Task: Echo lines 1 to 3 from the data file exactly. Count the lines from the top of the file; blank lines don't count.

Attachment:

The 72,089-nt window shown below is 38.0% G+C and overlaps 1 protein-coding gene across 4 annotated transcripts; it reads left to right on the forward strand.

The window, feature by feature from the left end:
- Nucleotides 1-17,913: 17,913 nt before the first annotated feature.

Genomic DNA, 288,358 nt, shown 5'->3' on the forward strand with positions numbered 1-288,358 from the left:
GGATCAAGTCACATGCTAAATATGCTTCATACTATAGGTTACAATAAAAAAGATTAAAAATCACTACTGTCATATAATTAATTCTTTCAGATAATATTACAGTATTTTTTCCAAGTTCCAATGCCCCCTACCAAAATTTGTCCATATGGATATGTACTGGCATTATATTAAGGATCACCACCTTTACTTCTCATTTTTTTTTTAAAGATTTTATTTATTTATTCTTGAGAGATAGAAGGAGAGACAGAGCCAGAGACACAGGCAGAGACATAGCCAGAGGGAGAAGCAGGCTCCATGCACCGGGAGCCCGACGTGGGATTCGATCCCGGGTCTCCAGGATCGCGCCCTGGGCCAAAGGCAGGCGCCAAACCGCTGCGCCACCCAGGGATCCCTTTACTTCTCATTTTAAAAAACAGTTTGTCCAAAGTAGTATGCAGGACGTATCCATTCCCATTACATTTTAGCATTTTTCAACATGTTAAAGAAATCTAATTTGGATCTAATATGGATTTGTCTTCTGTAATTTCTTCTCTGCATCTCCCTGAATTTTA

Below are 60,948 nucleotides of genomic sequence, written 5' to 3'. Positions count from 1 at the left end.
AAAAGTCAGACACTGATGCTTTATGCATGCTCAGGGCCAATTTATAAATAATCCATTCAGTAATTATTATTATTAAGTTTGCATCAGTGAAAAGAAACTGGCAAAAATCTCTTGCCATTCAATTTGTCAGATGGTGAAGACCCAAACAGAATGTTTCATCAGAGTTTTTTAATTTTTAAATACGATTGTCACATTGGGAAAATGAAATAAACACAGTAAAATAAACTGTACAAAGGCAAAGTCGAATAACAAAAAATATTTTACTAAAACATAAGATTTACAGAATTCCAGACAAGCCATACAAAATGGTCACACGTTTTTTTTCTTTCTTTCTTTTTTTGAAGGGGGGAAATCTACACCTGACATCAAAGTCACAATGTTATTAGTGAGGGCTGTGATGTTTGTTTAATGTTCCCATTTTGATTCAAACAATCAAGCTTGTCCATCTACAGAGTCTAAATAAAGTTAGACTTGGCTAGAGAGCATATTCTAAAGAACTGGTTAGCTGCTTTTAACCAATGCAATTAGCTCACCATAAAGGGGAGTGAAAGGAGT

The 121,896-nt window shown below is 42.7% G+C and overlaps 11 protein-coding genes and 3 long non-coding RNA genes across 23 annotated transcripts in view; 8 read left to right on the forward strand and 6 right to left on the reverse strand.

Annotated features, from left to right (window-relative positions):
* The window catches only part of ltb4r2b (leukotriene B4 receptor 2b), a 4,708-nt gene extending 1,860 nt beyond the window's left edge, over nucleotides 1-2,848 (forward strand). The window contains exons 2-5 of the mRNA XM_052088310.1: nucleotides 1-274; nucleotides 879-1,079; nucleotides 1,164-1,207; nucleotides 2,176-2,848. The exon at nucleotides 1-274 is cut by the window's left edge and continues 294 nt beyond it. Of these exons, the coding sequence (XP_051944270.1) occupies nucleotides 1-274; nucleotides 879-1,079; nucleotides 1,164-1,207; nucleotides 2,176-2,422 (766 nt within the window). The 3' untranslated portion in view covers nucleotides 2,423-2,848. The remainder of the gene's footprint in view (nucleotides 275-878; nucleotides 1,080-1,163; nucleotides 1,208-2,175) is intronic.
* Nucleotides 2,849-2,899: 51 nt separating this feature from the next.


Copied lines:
The 72,089-nt window shown below is 38.0% G+C and overlaps 1 protein-coding gene across 4 annotated transcripts; it reads left to right on the forward strand.

The window, feature by feature from the left end:
- Nucleotides 1-17,913: 17,913 nt before the first annotated feature.